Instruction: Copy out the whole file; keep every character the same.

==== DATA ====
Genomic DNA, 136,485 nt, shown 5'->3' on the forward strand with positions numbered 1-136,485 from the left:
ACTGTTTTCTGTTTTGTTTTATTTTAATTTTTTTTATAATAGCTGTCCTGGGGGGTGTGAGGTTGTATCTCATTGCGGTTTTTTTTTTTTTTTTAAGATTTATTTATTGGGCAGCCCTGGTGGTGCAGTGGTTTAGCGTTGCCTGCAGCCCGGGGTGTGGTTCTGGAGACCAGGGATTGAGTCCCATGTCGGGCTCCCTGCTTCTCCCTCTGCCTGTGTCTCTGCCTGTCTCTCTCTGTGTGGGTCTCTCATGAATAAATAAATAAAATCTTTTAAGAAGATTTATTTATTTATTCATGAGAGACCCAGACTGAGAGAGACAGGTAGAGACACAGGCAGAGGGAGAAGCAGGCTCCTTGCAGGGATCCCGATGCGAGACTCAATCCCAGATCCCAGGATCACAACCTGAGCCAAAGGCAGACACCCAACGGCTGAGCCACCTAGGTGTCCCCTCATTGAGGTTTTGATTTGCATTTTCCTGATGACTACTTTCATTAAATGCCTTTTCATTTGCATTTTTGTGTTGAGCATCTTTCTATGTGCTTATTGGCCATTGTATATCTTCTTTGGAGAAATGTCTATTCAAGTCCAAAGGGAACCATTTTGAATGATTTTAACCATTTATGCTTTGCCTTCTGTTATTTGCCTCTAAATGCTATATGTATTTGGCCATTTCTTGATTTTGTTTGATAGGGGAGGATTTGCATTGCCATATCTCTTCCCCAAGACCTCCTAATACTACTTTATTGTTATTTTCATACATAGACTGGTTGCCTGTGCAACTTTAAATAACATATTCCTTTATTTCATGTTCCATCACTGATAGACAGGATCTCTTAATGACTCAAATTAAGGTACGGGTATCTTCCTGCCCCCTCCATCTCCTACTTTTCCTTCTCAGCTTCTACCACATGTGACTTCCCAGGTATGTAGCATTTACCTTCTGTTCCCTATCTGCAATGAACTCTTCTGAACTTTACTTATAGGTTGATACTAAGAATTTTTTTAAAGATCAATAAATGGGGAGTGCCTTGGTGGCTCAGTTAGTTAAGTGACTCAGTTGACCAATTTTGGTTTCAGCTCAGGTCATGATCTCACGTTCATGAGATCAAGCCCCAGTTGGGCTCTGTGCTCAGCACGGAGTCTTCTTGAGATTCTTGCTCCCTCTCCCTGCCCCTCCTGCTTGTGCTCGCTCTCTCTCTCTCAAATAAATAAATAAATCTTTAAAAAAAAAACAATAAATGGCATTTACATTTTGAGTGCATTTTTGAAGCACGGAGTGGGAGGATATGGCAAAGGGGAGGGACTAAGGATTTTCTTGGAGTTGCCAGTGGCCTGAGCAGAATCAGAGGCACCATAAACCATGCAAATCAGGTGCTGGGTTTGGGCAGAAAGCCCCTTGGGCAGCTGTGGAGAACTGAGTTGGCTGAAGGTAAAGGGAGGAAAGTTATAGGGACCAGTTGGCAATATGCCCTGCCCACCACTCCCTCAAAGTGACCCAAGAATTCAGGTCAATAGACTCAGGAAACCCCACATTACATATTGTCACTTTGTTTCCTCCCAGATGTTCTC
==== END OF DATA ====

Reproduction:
Genomic DNA, 136,485 nt, shown 5'->3' on the forward strand with positions numbered 1-136,485 from the left:
ACTGTTTTCTGTTTTGTTTTATTTTAATTTTTTTTATAATAGCTGTCCTGGGGGGTGTGAGGTTGTATCTCATTGCGGTTTTTTTTTTTTTTTTAAGATTTATTTATTGGGCAGCCCTGGTGGTGCAGTGGTTTAGCGTTGCCTGCAGCCCGGGGTGTGGTTCTGGAGACCAGGGATTGAGTCCCATGTCGGGCTCCCTGCTTCTCCCTCTGCCTGTGTCTCTGCCTGTCTCTCTCTGTGTGGGTCTCTCATGAATAAATAAATAAAATCTTTTAAGAAGATTTATTTATTTATTCATGAGAGACCCAGACTGAGAGAGACAGGTAGAGACACAGGCAGAGGGAGAAGCAGGCTCCTTGCAGGGATCCCGATGCGAGACTCAATCCCAGATCCCAGGATCACAACCTGAGCCAAAGGCAGACACCCAACGGCTGAGCCACCTAGGTGTCCCCTCATTGAGGTTTTGATTTGCATTTTCCTGATGACTACTTTCATTAAATGCCTTTTCATTTGCATTTTTGTGTTGAGCATCTTTCTATGTGCTTATTGGCCATTGTATATCTTCTTTGGAGAAATGTCTATTCAAGTCCAAAGGGAACCATTTTGAATGATTTTAACCATTTATGCTTTGCCTTCTGTTATTTGCCTCTAAATGCTATATGTATTTGGCCATTTCTTGATTTTGTTTGATAGGGGAGGATTTGCATTGCCATATCTCTTCCCCAAGACCTCCTAATACTACTTTATTGTTATTTTCATACATAGACTGGTTGCCTGTGCAACTTTAAATAACATATTCCTTTATTTCATGTTCCATCACTGATAGACAGGATCTCTTAATGACTCAAATTAAGGTACGGGTATCTTCCTGCCCCCTCCATCTCCTACTTTTCCTTCTCAGCTTCTACCACATGTGACTTCCCAGGTATGTAGCATTTACCTTCTGTTCCCTATCTGCAATGAACTCTTCTGAACTTTACTTATAGGTTGATACTAAGAATTTTTTTAAAGATCAATAAATGGGGAGTGCCTTGGTGGCTCAGTTAGTTAAGTGACTCAGTTGACCAATTTTGGTTTCAGCTCAGGTCATGATCTCACGTTCATGAGATCAAGCCCCAGTTGGGCTCTGTGCTCAGCACGGAGTCTTCTTGAGATTCTTGCTCCCTCTCCCTGCCCCTCCTGCTTGTGCTCGCTCTCTCTCTCTCAAATAAATAAATAAATCTTTAAAAAAAAAACAATAAATGGCATTTACATTTTGAGTGCATTTTTGAAGCACGGAGTGGGAGGATATGGCAAAGGGGAGGGACTAAGGATTTTCTTGGAGTTGCCAGTGGCCTGAGCAGAATCAGAGGCACCATAAACCATGCAAATCAGGTGCTGGGTTTGGGCAGAAAGCCCCTTGGGCAGCTGTGGAGAACTGAGTTGGCTGAAGGTAAAGGGAGGAAAGTTATAGGGACCAGTTGGCAATATGCCCTGCCCACCACTCCCTCAAAGTGACCCAAGAATTCAGGTCAATAGACTCAGGAAACCCCACATTACATATTGTCACTTTGTTTCCTCCCAGATGTTCTC